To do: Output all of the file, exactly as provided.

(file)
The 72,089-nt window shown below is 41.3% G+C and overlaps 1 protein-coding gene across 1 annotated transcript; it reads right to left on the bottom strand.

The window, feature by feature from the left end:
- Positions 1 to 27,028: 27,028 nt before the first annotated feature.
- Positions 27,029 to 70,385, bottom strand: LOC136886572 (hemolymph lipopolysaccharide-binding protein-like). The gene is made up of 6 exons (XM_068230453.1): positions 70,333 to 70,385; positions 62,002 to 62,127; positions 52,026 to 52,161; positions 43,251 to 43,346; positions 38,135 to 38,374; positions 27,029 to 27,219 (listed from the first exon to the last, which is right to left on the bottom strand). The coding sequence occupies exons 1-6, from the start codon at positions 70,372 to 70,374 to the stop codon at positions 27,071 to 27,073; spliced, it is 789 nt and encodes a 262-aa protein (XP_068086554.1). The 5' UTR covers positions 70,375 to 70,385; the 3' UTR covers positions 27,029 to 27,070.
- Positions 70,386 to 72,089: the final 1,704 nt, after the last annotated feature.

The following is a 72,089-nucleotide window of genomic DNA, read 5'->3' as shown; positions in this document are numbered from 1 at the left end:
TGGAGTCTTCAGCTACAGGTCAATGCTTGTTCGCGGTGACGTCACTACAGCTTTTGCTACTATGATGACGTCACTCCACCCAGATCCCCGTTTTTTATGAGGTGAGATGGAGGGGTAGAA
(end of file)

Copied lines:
The 72,089-nt window shown below is 41.3% G+C and overlaps 1 protein-coding gene across 1 annotated transcript; it reads right to left on the bottom strand.

The window, feature by feature from the left end:
- Positions 1 to 27,028: 27,028 nt before the first annotated feature.
- Positions 27,029 to 70,385, bottom strand: LOC136886572 (hemolymph lipopolysaccharide-binding protein-like). The gene is made up of 6 exons (XM_068230453.1): positions 70,333 to 70,385; positions 62,002 to 62,127; positions 52,026 to 52,161; positions 43,251 to 43,346; positions 38,135 to 38,374; positions 27,029 to 27,219 (listed from the first exon to the last, which is right to left on the bottom strand). The coding sequence occupies exons 1-6, from the start codon at positions 70,372 to 70,374 to the stop codon at positions 27,071 to 27,073; spliced, it is 789 nt and encodes a 262-aa protein (XP_068086554.1). The 5' UTR covers positions 70,375 to 70,385; the 3' UTR covers positions 27,029 to 27,070.
- Positions 70,386 to 72,089: the final 1,704 nt, after the last annotated feature.

The following is a 72,089-nucleotide window of genomic DNA, read 5'->3' as shown; positions in this document are numbered from 1 at the left end:
TGGAGTCTTCAGCTACAGGTCAATGCTTGTTCGCGGTGACGTCACTACAGCTTTTGCTACTATGATGACGTCACTCCACCCAGATCCCCGTTTTTTATGAGGTGAGATGGAGGGGTAGAA